Background: F1 hybrids of New Zealand Black (NZB) and New Zealand White (NZW) mice develop autoimmune glomerulonephritis resembling human lupus nephritis. Susceptibility to this complex autoimmune syndrome in humans and mice has been linked to genes mapping in or near the major histocompatibility complex that govern immune responses and levels of certain complement components. Previous studies showed that both parental strains contribute major histocompatibility complex-linked genes that are important for disease of the F1 hybrid.
Experimental design: New inbred strains of New Zealand Mixed (NZM) mice were derived by selective inbreeding of progeny of a cross between NZB and NZW mice. Twelve of the 27 new NZM strains were selected for analysis. Mice were observed for up to 10 months of age to document the occurrence of nephritis and strain-specific differences in disease expression. H-2, Hc, and coat color loci were determined for each strain to establish homozygosity of NZB and NZW polymorphic markers. Strains were screened for the presence of anti-dsDNA autoantibodies.
Results: In some NZM strains early onset of lupus nephritis in females resembled the (NZB x NZW)F1 model, whereas in other strains early disease also occurred in males. Age at death and severity of nephritis vary among the lines; a few strains remain relatively free of glomerular lesions. Histocompatibility (H-2) typing showed that all strains are homozygous for the NZW haplotype (Ku, Au, Sz, Dz). Coat color analysis for four loci on chromosomes 2, 4, and 7 was consistent with specific reassortments and recombinations to explain the grey, tan, and white mice with red/pink eyes and the presence or absence of the fifth component of serum complement (C5) (Hc, chromosome 2). Anti-dsDNA autoantibodies were found in all but one of the NZM strains reported here.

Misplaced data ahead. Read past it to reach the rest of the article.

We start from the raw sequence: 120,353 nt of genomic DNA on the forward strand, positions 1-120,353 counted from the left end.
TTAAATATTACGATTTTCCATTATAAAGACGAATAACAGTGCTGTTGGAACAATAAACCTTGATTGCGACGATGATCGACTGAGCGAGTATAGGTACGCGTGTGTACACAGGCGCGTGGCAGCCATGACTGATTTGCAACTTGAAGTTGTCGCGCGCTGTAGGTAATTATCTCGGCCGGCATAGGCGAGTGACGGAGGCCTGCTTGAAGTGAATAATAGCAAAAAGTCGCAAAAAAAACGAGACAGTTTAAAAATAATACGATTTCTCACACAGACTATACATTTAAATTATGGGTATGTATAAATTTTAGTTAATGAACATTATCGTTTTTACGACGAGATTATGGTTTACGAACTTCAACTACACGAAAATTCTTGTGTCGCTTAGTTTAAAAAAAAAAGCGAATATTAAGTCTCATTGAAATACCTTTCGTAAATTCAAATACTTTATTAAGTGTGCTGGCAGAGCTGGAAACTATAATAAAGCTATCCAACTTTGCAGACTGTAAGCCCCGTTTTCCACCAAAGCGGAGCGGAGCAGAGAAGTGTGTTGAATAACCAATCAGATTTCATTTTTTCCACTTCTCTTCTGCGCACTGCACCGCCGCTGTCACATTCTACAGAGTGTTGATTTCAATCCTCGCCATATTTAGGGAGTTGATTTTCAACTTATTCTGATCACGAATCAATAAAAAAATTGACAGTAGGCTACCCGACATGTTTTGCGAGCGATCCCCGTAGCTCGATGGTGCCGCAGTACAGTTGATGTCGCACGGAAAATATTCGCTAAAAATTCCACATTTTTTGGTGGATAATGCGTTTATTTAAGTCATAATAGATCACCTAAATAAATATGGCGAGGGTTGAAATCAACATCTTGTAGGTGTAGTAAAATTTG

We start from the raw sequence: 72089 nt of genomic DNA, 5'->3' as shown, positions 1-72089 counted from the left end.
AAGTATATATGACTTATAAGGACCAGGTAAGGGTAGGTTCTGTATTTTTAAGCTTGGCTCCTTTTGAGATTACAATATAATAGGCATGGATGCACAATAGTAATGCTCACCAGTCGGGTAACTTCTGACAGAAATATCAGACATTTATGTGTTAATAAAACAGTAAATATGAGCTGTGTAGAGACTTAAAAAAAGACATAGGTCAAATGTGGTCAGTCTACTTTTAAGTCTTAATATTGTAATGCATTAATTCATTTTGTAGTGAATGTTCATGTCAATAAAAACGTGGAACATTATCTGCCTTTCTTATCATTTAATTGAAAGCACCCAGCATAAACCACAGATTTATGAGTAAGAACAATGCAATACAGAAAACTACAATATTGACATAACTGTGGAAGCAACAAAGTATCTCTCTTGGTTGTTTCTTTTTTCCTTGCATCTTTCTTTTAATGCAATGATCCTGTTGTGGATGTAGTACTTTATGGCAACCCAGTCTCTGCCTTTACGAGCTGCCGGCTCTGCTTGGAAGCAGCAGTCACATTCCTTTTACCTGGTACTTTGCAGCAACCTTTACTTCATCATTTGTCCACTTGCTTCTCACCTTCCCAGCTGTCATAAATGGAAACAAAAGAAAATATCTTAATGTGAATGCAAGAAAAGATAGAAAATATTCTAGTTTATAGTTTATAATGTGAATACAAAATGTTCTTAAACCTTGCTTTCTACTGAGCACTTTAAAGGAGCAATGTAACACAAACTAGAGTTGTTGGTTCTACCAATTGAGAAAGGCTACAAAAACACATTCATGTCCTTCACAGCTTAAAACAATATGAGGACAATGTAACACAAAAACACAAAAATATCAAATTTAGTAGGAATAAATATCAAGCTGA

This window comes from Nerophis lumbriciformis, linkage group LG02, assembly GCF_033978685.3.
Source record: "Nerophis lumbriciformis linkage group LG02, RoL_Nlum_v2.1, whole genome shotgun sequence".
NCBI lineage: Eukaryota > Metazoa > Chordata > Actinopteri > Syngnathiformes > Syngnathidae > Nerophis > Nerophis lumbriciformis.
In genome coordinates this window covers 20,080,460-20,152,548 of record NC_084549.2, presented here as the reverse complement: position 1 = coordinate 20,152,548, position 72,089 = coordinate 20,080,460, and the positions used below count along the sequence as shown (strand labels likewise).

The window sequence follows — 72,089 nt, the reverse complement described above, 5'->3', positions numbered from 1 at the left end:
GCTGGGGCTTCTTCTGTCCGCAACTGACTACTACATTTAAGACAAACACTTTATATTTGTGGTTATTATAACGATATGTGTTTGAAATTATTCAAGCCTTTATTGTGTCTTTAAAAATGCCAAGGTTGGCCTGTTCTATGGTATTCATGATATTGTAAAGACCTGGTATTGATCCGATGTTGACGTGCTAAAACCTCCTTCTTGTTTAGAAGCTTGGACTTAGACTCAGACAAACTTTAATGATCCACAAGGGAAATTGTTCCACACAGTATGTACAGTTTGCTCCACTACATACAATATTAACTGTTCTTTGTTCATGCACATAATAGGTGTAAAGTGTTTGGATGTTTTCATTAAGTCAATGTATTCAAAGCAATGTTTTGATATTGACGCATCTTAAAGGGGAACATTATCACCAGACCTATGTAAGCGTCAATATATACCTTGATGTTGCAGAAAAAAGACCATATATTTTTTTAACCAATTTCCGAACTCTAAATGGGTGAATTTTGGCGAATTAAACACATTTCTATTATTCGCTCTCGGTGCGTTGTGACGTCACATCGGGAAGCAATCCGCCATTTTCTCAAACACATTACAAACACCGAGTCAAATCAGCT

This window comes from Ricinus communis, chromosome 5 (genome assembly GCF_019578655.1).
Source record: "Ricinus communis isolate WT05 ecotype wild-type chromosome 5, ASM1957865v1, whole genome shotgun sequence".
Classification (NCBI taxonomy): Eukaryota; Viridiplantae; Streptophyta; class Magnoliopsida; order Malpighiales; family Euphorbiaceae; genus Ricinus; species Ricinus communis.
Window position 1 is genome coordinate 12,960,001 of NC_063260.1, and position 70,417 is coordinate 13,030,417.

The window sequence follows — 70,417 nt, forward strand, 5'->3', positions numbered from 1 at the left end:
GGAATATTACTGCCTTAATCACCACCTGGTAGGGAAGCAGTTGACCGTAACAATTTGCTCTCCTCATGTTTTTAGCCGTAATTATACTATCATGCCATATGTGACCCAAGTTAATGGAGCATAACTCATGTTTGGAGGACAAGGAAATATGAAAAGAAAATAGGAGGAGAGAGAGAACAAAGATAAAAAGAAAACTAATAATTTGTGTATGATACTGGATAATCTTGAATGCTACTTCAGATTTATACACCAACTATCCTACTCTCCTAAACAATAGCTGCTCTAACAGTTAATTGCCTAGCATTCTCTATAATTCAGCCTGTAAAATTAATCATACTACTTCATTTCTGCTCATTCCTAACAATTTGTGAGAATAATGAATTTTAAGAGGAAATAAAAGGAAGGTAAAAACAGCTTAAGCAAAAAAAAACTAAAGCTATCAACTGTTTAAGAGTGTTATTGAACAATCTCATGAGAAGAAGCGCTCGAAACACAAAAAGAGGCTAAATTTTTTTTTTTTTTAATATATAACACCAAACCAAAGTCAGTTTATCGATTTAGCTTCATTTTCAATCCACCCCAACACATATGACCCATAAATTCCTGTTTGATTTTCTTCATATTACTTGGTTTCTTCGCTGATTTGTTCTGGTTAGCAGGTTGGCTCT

Conclusions: The NZM strains of mice are a unique set of inbred strains that have inherited various genomic segments of the two parental strains that lead to phenotypic differences in disease expression. These results indicate that the previously proposed strict requirement for H-2 heterozygosity for the development of nephritis in the (NZB x NZW)F1 hybrid mice may not be valid. It is assumed that both the Lpn-1 locus of NZB and the Lpn-2 locus of NZW and a sufficient number of other disease-associated genes of both ancestral strains have been recombined in these new strains to produce the various patterns of renal disease.